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Don't bet against Don Schumacher's drivers in Sonoma Nationals

  • In this photo provided by the NHRA, Tony Schumacher celebrates with his father, Don Schumacher, after winning the Ford NHRA Thunder Valley Nationals auto race, Sunday, June 17, 2012, at Bristol Dragway in Bristol, Tenn. (AP Photo/NHRA, Teresa Long)

Major League Baseball hit Pete Rose with a lifetime ban for betting on its games. The NFL famously suspended two high-profile players, Paul Hornung and Alex Karras, for consorting with gamblers back in 1963. That sort of scandal has yet to infiltrate National Hot Rod Association drag racing.

If they did, Don Schumacher might ask: What's the fuss?

"As far as gambling being good or bad for people — Las Vegas is one of the nicest cities in the United States," said Schumacher, NHRA's dominant team owner. "You can find great food, great entertainment. And you can partake in gambling or not. I myself do not feel gambling has any negative connotation to it. Maybe that's because of the life I've lived."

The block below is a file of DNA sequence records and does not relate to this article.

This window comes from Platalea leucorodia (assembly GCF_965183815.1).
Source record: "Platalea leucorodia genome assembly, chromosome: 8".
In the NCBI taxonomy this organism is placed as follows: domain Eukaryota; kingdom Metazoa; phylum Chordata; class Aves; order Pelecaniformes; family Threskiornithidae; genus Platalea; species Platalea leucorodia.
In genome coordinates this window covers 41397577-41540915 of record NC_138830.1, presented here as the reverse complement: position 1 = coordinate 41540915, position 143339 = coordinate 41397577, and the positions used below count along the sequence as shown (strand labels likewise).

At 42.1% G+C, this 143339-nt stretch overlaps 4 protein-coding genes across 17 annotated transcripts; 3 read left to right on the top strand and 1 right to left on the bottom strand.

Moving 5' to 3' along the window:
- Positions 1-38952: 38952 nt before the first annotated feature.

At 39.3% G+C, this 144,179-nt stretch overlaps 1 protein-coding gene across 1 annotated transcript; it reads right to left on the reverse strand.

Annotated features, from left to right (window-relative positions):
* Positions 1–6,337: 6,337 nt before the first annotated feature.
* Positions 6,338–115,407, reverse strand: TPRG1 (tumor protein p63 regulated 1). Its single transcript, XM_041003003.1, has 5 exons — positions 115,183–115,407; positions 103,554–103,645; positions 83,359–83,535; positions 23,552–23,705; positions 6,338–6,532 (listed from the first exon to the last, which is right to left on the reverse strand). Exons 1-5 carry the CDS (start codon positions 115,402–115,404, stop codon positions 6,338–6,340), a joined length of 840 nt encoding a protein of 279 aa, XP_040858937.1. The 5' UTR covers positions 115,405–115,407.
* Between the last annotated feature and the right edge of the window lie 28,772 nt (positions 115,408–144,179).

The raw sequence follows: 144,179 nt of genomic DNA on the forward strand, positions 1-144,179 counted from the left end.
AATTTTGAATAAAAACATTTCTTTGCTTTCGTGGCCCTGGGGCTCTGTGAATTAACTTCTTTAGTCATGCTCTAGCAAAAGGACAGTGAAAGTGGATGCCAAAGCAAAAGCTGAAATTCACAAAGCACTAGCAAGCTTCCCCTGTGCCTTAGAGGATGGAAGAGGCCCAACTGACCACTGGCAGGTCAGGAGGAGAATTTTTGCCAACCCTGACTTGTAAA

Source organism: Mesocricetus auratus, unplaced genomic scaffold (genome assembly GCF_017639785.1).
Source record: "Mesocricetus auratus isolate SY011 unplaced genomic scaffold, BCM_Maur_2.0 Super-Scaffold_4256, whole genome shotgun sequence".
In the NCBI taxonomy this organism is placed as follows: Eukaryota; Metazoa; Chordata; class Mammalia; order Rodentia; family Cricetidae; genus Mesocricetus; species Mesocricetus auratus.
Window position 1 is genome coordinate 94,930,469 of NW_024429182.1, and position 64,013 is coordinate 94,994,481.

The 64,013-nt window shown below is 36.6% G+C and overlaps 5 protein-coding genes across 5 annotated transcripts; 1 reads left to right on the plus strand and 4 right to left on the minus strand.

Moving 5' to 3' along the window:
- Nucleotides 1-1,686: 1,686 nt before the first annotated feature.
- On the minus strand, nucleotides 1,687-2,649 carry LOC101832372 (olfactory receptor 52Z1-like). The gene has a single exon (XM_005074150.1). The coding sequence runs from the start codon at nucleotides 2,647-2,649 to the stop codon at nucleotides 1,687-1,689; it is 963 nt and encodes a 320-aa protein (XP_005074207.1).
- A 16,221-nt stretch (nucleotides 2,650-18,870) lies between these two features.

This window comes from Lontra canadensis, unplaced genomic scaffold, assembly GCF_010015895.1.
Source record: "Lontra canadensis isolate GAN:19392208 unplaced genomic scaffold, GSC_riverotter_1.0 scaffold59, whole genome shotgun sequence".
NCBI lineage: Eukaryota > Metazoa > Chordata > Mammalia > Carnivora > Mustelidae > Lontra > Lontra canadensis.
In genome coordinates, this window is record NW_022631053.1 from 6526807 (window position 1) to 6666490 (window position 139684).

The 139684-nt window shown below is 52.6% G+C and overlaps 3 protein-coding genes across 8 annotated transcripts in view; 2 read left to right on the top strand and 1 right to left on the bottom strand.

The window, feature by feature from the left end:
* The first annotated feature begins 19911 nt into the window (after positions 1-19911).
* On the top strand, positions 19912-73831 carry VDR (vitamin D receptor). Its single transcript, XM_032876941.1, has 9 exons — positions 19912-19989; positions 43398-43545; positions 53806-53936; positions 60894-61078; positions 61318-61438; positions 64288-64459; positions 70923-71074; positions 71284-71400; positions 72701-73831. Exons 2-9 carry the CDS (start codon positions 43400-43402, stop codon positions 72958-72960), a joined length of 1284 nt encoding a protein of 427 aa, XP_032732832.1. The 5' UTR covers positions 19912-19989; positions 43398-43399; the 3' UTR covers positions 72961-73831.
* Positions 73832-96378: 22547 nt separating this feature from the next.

Schumacher brings a unique perspective to the Sonoma Nationals this weekend. His parents were bookies in Chicago, and his first major sponsor as a driver was the Stardust Hotel-Casino.

Al Schumacher, Don's father, wound copper-wire transformers for radios in the early 1940s, and supplemented his income by playing games of chance or skill with soldiers returning from World War II.

"Dad was always a gambler," Don Schumacher said. "You didn't want to play pool or cards with him, because you'd get beat."

The Schumachers lived in an apartment over the Midnight Inn, a tavern owned by Don's maternal grandparents at the corner of Fullerton and Central in Chicago, across the street from Hanson Stadium. It was well known that a guy could put a little money on the Bears or the Cubs with a visit to the Schumachers. They handled the smaller wagers themselves and laid off the larger ones to operations with deeper pockets.

Don and his older sister were largely shielded from the business.

"I can't say that as a young man I realized they were bookies," he said. "It was a well-accepted profession in the 1950s."

Along the way, Al Schumacher built up Woodward-Schumacher Electric, a company he co-founded that made transformers for radios and televisions. When that business began to take off, his wife, Jean, took over the bookmaking duties. By the time Don Schumacher got into drag racing in the mid-1960s, neither parent was making book anymore.


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